Health Secretary Jeremy Hunt even suggested that the NHS should do away with “stuffy titles” because he believed that a hierarchical team structure led to more mistakes. Of course, Hunt also imposed punitive contract changes that triggered a general strike among junior doctors, the first such industrial action in 40 years. Bad pay, bad conditions and not even a “stuffy title” to provide some self-respect — no wonder the medics I know still refer to Jeremy Hunt in Cockney rhyming slang.

How much of this drop in status is to do with the fact that, for the first time in history, medical school graduates are majority female? Germaine Greer wrote in 1999 that “[p]restige and power have seeped out of professions as women joined them. Teaching is already rock-bottom; medicine is sliding fast”. A 2009 study of US census data from 1950 to 2000 backed up Greer’s claim, demonstrating that as professions become female-dominated, pay and prestige both drop.

As a rule, I am suspicious of any explanation for a complex social phenomenon that leans too heavily on individual malice. I know full well that the gender pay gap is overwhelmingly not the result of sexist recruiters, but rather of biology: put crudely, women have babies, and babies don’t get along well with full-time jobs. But the usual explanations for the pay gap still don’t quite explain why so-called “occupational feminisation” seems to be the kiss of death when it comes to professional prestige. Maybe there really is something about women qua women that inspires a lack of respect in patients, bosses and politicians.

And things could yet get worse. The automation revolution is expected to have a dumbbell-shaped effect on the economy, with very low skilled and very high skilled jobs first in line to be replaced by artificial intelligence. So truck drivers, fruit pickers, and factory workers will lose their jobs, but so will lawyers, accountants, and — yes, possibly — doctors.

Funnily enough, I’ve heard on the grapevine that a medic I was friends with at UCL has now left clinical practice and is working for a tech company trying to develop robot doctors (she never did like patients much). The broader project is going well: AI can already outperform radiographers at some tasks, and recently a computer-controlled robot successfully performed intestinal surgery on a pig. Right now, “Dr. Google” is just an annoyance for doctors; soon, though, it could be coming for their jobs.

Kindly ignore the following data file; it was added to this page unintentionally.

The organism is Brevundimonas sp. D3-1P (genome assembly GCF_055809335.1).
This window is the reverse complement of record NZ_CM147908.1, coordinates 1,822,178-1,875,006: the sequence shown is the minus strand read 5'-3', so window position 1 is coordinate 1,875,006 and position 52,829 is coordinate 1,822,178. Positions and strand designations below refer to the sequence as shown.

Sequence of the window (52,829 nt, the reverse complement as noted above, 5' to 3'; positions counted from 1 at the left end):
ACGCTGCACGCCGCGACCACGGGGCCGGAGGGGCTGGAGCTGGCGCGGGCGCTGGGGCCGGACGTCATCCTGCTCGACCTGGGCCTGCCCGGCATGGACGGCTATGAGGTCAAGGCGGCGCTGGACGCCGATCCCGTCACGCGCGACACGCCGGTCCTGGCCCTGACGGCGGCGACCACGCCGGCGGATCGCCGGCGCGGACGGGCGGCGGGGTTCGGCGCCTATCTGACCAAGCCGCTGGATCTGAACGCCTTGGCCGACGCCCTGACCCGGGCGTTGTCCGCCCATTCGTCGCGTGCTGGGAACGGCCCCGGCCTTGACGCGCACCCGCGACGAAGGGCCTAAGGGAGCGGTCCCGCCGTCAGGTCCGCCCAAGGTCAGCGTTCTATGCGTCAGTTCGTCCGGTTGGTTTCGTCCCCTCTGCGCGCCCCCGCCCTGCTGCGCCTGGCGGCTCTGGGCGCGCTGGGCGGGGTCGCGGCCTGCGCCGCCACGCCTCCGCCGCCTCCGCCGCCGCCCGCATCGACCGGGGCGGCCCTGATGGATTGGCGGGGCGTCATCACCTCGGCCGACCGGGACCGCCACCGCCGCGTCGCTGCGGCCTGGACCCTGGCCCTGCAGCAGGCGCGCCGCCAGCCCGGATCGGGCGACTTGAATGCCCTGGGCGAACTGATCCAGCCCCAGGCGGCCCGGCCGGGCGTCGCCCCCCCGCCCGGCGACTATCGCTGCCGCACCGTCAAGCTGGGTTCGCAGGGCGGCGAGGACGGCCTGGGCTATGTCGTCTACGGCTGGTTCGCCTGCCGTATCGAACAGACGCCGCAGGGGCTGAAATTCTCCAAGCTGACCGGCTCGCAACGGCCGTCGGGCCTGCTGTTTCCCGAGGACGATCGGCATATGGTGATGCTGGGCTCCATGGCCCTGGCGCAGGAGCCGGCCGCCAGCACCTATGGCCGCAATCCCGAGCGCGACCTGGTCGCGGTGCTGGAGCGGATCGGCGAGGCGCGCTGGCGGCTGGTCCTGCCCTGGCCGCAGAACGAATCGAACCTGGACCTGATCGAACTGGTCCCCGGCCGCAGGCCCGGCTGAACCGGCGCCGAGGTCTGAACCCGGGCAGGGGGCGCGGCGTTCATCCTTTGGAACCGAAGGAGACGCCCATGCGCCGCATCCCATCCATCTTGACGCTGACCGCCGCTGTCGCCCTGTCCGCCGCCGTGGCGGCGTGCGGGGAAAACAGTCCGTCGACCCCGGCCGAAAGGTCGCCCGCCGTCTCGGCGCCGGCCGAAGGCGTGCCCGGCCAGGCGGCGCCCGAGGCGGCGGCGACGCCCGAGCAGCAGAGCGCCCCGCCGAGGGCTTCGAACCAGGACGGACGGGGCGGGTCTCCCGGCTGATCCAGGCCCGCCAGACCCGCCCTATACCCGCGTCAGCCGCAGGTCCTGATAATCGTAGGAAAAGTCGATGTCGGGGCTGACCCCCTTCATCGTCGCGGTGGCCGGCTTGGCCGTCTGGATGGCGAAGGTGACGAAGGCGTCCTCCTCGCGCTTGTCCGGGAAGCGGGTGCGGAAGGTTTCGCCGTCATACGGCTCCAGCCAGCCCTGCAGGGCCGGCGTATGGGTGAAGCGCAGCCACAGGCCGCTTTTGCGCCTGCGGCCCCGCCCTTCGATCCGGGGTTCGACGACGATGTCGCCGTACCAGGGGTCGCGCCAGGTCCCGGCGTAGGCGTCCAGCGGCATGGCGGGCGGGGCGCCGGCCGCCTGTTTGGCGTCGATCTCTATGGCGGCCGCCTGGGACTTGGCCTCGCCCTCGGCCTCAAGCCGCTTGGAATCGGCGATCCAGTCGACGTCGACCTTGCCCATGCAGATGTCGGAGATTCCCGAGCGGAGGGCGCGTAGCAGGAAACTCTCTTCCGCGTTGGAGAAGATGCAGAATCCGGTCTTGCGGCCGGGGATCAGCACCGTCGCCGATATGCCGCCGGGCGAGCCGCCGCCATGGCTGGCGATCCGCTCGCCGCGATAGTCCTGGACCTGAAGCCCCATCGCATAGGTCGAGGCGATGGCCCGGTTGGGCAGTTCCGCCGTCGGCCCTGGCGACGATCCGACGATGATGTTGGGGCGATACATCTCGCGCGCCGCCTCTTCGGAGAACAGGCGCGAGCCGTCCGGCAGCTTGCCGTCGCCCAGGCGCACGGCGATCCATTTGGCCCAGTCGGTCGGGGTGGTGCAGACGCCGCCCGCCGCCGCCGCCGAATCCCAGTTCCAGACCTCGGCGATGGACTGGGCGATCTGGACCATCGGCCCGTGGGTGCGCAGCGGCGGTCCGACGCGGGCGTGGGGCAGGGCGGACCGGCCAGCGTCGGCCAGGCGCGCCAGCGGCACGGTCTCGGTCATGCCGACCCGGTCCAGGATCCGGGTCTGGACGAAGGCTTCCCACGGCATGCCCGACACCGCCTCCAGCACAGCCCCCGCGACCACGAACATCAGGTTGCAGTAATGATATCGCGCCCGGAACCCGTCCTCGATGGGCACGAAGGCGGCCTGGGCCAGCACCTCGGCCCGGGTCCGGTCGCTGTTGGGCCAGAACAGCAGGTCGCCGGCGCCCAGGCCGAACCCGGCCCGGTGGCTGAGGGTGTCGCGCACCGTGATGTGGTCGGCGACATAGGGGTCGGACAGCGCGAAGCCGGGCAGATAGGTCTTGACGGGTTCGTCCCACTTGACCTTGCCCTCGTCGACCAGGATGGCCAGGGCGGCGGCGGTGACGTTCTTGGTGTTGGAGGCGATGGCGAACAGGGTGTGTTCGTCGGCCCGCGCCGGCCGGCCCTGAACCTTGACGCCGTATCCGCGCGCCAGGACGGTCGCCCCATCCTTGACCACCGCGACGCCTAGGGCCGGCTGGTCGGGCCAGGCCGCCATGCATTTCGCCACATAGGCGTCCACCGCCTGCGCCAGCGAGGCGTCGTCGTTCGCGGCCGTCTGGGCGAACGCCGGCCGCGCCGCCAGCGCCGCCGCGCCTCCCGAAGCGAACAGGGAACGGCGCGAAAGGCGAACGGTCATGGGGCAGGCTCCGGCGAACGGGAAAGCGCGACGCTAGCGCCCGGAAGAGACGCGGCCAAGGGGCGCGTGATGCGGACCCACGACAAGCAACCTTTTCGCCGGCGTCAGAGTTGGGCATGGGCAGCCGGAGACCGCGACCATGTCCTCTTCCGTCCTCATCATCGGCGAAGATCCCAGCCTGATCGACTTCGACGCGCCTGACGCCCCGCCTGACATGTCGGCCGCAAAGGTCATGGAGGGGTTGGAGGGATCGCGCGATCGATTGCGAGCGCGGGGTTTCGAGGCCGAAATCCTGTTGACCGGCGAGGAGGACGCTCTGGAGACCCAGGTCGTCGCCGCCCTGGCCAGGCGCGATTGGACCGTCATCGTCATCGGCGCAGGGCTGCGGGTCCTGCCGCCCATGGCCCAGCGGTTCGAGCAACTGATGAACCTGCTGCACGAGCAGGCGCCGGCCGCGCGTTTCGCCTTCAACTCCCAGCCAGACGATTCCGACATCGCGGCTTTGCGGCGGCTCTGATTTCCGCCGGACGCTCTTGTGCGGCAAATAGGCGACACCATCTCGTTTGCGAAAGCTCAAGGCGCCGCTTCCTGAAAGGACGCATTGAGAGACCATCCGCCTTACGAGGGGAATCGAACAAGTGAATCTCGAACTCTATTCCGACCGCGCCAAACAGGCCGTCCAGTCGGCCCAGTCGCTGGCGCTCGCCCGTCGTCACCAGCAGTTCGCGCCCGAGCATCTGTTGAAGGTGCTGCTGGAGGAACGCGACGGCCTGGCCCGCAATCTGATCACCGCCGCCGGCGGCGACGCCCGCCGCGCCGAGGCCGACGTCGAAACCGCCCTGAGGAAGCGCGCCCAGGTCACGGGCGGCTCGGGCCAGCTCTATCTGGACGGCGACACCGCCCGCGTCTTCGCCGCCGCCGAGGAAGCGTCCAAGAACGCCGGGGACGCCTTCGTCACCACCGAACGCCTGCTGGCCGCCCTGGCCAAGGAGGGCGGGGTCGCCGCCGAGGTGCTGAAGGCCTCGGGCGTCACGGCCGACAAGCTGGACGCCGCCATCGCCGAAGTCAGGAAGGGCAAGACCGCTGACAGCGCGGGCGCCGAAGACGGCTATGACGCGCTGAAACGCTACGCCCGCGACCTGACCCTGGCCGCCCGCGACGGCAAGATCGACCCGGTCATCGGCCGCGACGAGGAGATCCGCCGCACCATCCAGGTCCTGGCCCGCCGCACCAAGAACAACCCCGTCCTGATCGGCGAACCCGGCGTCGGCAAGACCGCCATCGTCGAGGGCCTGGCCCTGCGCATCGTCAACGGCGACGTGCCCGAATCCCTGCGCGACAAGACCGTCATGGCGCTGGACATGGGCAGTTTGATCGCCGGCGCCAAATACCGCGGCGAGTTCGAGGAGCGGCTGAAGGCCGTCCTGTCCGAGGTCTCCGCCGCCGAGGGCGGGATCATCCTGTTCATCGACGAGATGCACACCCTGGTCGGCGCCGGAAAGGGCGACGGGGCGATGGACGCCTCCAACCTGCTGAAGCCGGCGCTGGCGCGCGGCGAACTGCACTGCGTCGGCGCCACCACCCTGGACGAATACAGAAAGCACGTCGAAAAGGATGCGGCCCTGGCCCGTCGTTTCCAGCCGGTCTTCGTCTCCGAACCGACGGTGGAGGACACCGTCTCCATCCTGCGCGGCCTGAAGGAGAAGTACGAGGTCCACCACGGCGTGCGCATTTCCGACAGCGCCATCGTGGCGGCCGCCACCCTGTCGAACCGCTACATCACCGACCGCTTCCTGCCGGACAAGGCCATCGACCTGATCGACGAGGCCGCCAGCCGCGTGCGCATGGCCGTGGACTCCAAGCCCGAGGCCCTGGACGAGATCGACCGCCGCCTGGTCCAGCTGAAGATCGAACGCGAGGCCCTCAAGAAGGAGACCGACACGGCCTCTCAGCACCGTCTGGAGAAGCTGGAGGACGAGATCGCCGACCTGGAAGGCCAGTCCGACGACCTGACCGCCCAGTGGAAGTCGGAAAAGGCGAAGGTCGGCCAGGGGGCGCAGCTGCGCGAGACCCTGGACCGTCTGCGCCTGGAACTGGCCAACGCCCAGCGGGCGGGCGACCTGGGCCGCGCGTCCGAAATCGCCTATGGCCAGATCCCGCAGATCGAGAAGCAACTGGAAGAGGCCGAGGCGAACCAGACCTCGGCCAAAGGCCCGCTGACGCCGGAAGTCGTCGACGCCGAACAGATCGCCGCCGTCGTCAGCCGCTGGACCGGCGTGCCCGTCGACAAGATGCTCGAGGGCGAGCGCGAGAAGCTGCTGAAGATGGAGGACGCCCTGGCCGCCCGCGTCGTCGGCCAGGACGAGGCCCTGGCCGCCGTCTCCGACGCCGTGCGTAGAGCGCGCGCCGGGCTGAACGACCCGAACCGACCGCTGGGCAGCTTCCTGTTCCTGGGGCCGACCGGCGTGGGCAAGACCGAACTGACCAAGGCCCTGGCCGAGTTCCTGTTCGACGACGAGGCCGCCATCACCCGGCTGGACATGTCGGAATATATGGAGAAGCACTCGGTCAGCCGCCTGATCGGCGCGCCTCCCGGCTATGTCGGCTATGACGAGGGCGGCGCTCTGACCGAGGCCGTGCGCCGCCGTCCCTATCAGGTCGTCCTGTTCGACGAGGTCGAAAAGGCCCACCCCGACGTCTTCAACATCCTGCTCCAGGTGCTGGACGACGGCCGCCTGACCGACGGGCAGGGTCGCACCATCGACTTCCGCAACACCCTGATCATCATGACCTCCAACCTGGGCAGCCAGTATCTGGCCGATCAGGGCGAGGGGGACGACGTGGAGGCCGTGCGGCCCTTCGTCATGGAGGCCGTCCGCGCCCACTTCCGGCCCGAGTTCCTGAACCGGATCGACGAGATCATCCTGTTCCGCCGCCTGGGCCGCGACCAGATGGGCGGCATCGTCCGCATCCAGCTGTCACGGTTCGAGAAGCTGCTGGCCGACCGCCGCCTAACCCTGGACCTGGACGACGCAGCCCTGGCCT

Although not entirely. David Goodhart’s new book offers a useful way of thinking about the coming impact of automation, with the blow likely to fall hardest on what Goodhart calls “head” (professional) and “hand” (manual) jobs, leaving “heart” (care) jobs mostly unscathed. Medicine is, to some extent, a combination of all three, since the role requires a combination of brains, dexterity, and bedside manner. But it has traditionally been classed more within the “head” category which, as Goodhart argues, currently enjoys a dysfunctionally high level of income and prestige.

“Heart” jobs will survive automation because they involve the kind of human touch and warmth that machines cannot easily imitate. The heart component of the doctor’s role is therefore likely to survive, even if a patient can step into a full-body scanner for diagnosis, take a pill perfectly tailored to their genetic profile, and undergo surgery carried out by a robot controlled by a surgeon on the other side of the world, or even no human surgeon at all.

Even with access to the most sophisticated AI, doctors will never be entirely redundant, since patients will still need someone to hold their hand and direct them towards the waiting machines. But think: if doctors have lost all of the high status “head” roles and are left only with the “heart”, is anyone really going to continue using their “stuffy titles”? Their prestige, already diminished, could hardly survive such a development. Doctors could find themselves sunk to the status level of nurses, another majority-female profession who are loved, trusted, but also regularly disrespected (not least, I’m sorry to say, by doctors).

Doctors don’t want sentimentalism. The ones I know didn’t mind the “clap for carers”, but they didn’t like it much either, since the gesture did nothing to change their working conditions. While they still can, many will reject bad pay and falling status by voting with their feet, as two-thirds apparently intend to. But with the rise of automation, their options may become more limited. This historically stable and lucrative profession is in trouble, and a sincere desire to “help people” might not be enough to save it.